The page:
The magic man, that team he had built in 2009 was my favourite up until this year. I’ll miss him in the Premier League, there was something reassuring with him being at Newcastle and adored by the fans as it’s absolutely what he deserved after Inter/Madrid/Chelsea. Also Istanbul
Put quite simply, he “gets” it. His work in the local community is legendary and goes above and beyond what would be expected. As a manager sees what is needed acts accordingly – many questioned his bringing in of Rondon for example, but worked perfectly in his system.
The man formed a special bond with his fans. He bought into the culture of where he lives. He was one of us. He fought for the supporters against owners whose agenda didn't benefit the club. It's rare to see a manager idolisied by two cities.He was a world class tactician
— Trevor O' Sullivan (@elvisrockysly) June 27, 2019
Anne Williams thanking him for his support during the Hillsborough campaign remains deeply moving
I reckon that Rafa sees football like Stephen Hawking sees the night sky. Mere mortals like us don’t understand goals like Rafa does. We see, but we don’t understand.
Handled himself brilliantly at my team, Chelsea. I enjoyed a bit of rafa-baiting before he joined us but, after our meathead fans’ twattery, have nothing but respect for the man who won us a trophy FFS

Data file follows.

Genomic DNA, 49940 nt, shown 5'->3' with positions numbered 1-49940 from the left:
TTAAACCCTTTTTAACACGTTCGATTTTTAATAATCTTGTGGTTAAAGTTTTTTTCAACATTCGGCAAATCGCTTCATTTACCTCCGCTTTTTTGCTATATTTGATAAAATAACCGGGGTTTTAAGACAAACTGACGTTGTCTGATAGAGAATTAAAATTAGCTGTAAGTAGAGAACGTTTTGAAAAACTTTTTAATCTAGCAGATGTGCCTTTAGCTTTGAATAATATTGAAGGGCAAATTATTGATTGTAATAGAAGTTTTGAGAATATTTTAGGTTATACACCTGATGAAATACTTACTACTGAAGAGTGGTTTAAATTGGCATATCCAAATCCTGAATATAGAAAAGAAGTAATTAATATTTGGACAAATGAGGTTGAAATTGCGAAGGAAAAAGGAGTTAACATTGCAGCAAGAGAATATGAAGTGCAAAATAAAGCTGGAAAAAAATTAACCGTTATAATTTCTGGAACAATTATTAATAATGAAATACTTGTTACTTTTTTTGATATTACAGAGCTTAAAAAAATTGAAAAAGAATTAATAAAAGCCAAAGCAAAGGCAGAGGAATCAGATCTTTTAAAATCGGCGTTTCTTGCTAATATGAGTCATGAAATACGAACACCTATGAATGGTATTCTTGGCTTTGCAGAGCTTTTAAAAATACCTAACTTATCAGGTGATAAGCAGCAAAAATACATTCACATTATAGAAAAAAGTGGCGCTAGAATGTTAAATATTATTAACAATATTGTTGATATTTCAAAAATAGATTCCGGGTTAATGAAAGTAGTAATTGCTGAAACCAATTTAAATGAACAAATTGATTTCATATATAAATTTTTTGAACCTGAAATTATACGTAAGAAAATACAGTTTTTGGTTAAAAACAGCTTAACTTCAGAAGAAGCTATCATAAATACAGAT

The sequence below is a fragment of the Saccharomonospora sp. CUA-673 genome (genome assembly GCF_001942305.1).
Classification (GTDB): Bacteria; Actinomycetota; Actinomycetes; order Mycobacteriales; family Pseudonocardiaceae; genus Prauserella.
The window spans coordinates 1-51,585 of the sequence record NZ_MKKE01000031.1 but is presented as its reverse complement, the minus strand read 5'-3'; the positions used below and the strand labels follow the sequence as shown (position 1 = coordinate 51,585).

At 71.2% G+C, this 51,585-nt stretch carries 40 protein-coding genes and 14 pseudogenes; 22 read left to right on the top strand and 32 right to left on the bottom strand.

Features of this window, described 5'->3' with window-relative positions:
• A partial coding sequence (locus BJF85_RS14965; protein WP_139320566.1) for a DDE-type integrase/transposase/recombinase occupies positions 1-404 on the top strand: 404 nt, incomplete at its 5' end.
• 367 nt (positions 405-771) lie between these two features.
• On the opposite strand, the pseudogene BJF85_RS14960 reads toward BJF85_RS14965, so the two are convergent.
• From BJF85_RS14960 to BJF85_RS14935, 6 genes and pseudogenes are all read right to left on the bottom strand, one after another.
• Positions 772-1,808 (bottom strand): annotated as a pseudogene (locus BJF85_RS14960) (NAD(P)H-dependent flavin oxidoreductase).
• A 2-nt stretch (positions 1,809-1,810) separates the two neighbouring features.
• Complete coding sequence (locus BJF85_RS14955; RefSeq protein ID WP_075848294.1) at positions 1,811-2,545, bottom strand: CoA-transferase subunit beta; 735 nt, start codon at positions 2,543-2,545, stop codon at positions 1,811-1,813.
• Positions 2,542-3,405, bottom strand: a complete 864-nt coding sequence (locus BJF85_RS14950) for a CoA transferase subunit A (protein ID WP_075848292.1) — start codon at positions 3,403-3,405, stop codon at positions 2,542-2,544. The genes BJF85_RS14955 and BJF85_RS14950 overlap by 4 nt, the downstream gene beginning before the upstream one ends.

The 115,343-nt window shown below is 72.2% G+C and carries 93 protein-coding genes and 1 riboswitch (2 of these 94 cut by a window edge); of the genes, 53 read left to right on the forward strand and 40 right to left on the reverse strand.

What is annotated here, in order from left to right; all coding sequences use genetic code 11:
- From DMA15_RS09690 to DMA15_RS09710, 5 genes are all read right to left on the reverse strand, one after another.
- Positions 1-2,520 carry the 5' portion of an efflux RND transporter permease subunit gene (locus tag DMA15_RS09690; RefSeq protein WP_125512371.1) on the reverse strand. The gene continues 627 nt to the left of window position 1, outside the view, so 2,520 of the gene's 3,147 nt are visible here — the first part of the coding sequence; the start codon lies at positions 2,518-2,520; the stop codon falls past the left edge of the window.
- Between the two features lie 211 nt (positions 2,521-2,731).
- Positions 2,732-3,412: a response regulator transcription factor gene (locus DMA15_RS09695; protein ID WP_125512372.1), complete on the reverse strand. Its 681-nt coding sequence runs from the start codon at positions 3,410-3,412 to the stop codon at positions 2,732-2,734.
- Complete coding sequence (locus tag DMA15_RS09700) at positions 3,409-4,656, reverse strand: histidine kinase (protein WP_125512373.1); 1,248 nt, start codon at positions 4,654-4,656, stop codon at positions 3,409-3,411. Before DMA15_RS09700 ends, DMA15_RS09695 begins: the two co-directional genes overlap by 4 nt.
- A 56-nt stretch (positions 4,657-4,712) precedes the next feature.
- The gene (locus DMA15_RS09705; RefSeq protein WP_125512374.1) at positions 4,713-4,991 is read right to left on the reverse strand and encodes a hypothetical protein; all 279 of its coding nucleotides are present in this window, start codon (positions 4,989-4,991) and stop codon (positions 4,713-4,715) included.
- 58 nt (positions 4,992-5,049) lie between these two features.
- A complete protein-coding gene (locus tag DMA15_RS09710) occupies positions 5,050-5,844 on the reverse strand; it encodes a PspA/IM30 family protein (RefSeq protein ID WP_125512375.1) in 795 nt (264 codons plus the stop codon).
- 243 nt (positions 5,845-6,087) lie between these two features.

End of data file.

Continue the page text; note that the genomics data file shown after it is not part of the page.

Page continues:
In the summer of 2005, when the famous Ashes series was taking place in England, Rafa was asked in a press conference if he was a fan of cricket. He replied: “I do not understand this game. I cannot say to my wife I’m going to watch a game and come home 5 days later”
He's exactly who you want as coach if your team is competing against others with greater financial muscle. People often complain about the style of football his teams play, but that Liverpool side with Torres and Gerrard that hammered Madrid and Utd in the same week was poetry
— Eamonn Quinn (@EamonnQuinn89) June 27, 2019
Cheesy as hell but was much more than a manager. Involved in local causes, food banks, supporters assocs etc. Understood. And obviously the best manager we could hoped 2 have. Season ticket cancelled, gutted but can’t let fatty win. I’ll now pretend to enjoy walks on a Saturday